Cushing Disease and Cushing Syndrome
- Cushing syndrome is defined as excessive glucocorticoid exposure from exogenous (steroid medications) or less commonly from endogenous sources (pituitary, adrenal, pulmonary, etc.).
- Cushing disease is glucocorticoid excess due to excessive adrenocorticotropic hormone (ACTH) secretion from a pituitary tumor.
- System(s) affected: endocrine/metabolic, musculoskeletal, skin/exocrine, cardiovascular; neuropsychiatric
- Rare in infancy and childhood
- The most common presenting symptom is lack of growth and weight gain.
Pregnancy may exacerbate the disease.
- An estimated 10 to 15 cases per million people are affected yearly.
- Cushing disease most commonly affects adults aged 20 to 50 years and females.
- 2–5% prevalence reported in difficult-to-control diabetics with obesity and hypertension (HTN)
Etiology and Pathophysiology
- Cortisol is a steroid hormone produced by the zona fasciculata of the adrenal cortex. It is classically a catabolic hormone released during periods of stress. The excess causes increased free glucose, insulin resistance, and protein catabolism.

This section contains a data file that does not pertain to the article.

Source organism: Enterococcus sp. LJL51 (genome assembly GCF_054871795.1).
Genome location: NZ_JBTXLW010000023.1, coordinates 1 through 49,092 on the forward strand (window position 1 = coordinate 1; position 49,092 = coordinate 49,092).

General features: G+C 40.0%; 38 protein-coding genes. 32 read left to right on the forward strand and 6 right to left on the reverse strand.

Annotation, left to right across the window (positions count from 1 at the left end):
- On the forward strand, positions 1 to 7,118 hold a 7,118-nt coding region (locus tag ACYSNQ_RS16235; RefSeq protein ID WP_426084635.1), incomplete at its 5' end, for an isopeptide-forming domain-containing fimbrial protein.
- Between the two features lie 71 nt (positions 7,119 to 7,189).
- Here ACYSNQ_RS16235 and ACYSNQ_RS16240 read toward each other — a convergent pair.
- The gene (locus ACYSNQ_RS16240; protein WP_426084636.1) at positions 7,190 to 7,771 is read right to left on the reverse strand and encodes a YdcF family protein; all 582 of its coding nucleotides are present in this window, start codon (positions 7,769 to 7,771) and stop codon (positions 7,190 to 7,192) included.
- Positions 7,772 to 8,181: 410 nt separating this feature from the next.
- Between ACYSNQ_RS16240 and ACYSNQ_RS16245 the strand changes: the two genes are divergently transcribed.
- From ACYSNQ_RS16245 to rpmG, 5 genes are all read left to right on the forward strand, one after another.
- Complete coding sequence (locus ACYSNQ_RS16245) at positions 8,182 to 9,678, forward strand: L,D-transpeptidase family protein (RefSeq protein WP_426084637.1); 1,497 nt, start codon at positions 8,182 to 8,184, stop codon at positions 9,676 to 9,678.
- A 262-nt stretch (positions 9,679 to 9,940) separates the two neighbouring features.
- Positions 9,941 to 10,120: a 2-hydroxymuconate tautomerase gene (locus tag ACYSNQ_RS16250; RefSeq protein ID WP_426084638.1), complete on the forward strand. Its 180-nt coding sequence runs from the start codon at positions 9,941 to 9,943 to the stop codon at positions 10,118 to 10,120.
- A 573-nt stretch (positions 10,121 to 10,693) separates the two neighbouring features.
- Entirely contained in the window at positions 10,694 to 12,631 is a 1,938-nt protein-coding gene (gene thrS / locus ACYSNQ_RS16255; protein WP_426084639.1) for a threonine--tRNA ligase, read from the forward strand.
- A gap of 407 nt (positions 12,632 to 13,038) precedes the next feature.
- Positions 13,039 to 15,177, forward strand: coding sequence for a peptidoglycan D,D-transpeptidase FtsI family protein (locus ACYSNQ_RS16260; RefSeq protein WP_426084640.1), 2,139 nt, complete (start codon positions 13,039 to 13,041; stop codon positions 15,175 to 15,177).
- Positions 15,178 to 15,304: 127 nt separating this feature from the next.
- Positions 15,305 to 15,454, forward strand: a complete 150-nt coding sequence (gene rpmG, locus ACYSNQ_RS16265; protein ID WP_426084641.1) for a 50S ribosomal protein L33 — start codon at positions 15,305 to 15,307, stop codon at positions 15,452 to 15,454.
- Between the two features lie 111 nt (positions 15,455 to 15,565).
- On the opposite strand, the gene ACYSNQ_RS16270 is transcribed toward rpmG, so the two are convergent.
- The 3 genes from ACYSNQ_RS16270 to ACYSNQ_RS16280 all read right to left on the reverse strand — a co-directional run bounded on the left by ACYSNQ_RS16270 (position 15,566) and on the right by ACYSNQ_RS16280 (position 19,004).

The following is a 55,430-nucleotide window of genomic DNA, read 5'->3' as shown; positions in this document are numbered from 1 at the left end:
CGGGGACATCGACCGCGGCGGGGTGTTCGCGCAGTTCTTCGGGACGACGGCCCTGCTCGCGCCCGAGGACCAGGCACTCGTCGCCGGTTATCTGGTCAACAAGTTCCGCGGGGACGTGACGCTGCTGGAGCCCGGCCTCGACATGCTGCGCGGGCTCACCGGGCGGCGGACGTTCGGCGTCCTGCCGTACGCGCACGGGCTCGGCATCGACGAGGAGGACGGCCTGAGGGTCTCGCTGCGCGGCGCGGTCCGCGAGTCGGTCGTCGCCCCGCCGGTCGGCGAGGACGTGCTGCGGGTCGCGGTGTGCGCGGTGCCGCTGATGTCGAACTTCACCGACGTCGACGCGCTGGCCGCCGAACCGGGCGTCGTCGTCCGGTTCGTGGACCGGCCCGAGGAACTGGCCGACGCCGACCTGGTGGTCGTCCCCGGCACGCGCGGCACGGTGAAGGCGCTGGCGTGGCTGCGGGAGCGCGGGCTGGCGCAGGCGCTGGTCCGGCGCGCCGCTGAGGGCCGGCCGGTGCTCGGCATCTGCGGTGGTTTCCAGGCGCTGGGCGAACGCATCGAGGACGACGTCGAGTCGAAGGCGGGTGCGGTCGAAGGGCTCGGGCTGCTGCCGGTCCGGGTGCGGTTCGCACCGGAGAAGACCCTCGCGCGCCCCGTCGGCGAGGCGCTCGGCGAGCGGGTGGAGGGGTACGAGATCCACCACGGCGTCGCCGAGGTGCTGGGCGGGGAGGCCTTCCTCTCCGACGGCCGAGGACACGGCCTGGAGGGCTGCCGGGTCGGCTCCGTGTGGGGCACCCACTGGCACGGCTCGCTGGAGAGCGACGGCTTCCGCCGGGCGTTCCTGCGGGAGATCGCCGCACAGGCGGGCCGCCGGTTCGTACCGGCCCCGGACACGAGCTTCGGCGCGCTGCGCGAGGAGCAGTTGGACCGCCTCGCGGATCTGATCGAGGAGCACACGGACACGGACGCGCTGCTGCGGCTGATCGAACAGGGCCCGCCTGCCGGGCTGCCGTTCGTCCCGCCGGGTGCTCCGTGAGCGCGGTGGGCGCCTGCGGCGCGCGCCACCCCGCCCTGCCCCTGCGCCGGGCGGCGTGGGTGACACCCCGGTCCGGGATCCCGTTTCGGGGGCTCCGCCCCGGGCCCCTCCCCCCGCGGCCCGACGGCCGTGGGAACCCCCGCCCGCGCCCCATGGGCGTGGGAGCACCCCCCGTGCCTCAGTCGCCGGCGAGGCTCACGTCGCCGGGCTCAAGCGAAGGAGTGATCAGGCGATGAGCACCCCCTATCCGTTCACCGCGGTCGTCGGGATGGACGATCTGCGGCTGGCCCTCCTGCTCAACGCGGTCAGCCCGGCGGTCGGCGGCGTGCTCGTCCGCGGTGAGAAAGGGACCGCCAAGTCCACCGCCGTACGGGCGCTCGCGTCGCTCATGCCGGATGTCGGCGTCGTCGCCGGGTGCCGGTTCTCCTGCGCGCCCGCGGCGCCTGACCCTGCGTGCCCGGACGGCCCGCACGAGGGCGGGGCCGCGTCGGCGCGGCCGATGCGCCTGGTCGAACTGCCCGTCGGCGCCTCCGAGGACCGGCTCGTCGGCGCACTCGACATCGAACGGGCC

- Prolonged glucocorticoid use such as in asthma and chronic obstructive pulmonary disease is the most common exogenous source.
- Endogenous cause is either ACTH-dependent or ACTH-independent, as
- ACTH is typically secreted by the pituitary which stimulates adrenal release. As such, release of ACTH from any source will result in increased cortisol level.
- Multiple endocrine neoplasia (MEN)
- McCune-Albright syndrome (mutation of GNAS1 gene)
Prolonged use of corticosteroids
Avoid corticosteroid exposure.
Commonly Associated Conditions
Psychiatric disorders, diabetes, HTN, hypokalemia, infections, dyslipidemia, osteoporosis, and poor physical fitness
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